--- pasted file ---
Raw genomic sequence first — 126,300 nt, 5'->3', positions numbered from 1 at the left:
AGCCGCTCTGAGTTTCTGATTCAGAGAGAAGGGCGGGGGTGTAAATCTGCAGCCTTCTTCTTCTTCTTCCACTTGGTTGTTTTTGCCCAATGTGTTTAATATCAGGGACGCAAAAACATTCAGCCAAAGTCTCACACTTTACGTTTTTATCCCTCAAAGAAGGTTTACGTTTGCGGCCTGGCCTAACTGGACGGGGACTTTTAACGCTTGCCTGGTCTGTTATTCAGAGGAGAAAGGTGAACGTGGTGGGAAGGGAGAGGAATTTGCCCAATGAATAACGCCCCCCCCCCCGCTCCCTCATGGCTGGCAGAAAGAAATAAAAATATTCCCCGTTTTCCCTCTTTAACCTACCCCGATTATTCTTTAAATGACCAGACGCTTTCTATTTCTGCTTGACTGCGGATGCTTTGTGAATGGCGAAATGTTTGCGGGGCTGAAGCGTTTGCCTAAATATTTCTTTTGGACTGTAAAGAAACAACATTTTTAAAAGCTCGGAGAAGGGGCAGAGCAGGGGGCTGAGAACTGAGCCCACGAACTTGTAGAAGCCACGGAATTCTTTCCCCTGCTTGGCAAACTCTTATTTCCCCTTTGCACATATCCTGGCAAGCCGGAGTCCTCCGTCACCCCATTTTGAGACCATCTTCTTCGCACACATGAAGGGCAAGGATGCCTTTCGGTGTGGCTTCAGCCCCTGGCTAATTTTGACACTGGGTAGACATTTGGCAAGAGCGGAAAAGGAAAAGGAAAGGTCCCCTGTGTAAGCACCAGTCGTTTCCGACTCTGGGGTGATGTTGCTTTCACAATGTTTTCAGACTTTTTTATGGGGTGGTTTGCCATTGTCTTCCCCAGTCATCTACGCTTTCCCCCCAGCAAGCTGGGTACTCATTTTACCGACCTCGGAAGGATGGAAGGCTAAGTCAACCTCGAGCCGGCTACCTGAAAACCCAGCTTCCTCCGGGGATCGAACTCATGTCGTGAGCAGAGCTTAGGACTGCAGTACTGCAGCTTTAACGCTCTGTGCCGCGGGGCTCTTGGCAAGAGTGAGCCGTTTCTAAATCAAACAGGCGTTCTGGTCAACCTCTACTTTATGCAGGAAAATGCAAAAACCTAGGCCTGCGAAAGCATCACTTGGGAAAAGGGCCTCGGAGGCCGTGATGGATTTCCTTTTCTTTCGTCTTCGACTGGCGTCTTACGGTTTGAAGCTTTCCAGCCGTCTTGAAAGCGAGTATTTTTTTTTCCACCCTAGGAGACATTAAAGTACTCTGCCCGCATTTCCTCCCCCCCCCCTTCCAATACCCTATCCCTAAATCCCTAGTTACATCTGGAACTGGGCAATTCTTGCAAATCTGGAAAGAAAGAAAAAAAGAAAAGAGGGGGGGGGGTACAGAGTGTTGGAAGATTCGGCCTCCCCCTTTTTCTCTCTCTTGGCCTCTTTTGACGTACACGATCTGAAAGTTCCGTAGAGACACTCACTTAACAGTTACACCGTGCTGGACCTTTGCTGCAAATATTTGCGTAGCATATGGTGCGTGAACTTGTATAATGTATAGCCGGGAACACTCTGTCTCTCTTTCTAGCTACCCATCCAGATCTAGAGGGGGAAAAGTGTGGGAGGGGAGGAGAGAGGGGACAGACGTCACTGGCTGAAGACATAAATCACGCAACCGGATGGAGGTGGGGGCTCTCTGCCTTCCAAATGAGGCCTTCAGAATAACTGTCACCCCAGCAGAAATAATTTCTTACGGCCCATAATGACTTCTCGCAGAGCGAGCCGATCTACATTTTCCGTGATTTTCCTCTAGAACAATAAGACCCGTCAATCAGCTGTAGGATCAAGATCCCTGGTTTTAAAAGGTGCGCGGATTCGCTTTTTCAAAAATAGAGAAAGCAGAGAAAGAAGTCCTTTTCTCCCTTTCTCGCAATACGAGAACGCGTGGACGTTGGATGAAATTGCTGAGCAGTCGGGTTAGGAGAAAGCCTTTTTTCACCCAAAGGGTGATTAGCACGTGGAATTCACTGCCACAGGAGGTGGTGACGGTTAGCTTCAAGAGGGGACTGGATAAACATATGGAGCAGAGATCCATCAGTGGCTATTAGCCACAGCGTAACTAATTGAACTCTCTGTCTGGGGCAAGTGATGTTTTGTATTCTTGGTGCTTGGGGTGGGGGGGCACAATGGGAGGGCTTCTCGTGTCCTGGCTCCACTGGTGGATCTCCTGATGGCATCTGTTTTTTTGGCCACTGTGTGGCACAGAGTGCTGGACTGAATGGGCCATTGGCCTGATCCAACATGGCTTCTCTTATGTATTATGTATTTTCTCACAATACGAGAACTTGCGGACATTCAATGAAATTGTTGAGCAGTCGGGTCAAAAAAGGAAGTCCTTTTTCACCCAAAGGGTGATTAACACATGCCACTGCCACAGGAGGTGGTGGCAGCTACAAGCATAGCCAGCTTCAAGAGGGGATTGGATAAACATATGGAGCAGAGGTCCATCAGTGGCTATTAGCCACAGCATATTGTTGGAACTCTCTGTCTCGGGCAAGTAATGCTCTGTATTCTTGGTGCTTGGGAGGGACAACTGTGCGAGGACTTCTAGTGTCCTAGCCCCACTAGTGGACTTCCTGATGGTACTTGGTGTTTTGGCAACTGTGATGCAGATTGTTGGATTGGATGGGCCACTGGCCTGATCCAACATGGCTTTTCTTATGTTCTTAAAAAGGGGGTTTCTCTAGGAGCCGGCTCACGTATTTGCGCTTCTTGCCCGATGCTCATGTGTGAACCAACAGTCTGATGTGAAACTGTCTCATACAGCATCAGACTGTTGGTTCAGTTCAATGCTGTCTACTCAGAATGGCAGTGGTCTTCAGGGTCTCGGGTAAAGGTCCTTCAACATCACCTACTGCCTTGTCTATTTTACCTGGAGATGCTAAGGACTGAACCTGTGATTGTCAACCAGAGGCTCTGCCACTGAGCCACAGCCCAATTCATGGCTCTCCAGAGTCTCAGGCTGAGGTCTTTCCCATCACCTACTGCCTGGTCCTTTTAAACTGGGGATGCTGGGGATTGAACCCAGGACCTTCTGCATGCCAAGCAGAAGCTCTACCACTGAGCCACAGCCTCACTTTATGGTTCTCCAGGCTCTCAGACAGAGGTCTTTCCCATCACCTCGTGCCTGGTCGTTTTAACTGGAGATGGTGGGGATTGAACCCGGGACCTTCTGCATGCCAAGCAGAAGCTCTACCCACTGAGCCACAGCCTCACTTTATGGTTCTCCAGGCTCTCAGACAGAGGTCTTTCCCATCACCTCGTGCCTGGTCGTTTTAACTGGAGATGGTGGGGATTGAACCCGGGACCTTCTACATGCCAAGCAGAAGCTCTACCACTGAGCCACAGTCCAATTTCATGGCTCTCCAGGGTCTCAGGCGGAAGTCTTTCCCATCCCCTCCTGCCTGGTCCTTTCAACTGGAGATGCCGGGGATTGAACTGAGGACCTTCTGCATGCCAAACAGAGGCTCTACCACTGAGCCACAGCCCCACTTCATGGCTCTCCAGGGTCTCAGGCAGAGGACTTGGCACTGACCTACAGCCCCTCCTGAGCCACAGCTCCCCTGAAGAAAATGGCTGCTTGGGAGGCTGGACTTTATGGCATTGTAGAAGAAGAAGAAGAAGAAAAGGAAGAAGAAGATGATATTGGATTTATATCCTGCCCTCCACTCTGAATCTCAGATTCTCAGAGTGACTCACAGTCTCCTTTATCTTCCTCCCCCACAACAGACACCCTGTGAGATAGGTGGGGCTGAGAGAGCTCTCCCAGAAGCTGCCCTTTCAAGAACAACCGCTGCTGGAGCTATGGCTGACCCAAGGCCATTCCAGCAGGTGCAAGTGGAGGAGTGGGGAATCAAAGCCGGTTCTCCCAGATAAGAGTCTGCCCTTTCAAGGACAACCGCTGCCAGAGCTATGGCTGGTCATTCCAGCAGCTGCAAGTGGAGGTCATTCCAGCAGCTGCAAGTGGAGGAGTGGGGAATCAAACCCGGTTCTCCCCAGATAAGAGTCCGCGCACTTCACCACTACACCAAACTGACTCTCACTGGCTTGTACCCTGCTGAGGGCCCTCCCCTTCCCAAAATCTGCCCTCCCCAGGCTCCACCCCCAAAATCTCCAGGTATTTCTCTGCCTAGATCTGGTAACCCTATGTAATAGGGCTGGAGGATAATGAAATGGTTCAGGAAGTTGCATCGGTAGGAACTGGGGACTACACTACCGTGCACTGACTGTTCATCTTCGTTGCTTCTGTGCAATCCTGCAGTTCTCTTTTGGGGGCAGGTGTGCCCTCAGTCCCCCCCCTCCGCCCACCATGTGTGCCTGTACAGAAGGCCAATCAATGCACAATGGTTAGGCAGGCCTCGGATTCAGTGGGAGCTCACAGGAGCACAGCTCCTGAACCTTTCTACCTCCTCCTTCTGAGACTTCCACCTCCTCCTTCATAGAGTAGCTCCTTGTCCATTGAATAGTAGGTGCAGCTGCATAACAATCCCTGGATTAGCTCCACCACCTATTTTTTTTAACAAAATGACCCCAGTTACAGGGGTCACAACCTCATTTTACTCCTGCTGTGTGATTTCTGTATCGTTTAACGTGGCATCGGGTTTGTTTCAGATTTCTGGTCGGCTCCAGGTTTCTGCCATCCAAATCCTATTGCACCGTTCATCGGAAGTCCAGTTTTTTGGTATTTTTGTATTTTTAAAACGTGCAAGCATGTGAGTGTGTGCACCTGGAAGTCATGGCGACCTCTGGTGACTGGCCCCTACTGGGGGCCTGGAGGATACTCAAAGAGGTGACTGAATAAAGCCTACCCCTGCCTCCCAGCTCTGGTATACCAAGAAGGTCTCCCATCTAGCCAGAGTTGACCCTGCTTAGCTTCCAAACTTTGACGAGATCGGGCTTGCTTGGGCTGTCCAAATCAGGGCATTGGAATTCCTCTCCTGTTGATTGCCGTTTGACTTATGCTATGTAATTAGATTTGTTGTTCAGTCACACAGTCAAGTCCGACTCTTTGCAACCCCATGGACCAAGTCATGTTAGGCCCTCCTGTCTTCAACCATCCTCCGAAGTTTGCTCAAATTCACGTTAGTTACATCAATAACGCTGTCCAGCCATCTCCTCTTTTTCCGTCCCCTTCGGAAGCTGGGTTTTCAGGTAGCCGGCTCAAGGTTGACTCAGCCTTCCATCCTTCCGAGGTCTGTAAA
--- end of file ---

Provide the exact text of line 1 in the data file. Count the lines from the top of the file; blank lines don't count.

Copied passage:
Raw genomic sequence first — 126,300 nt, 5'->3', positions numbered from 1 at the left: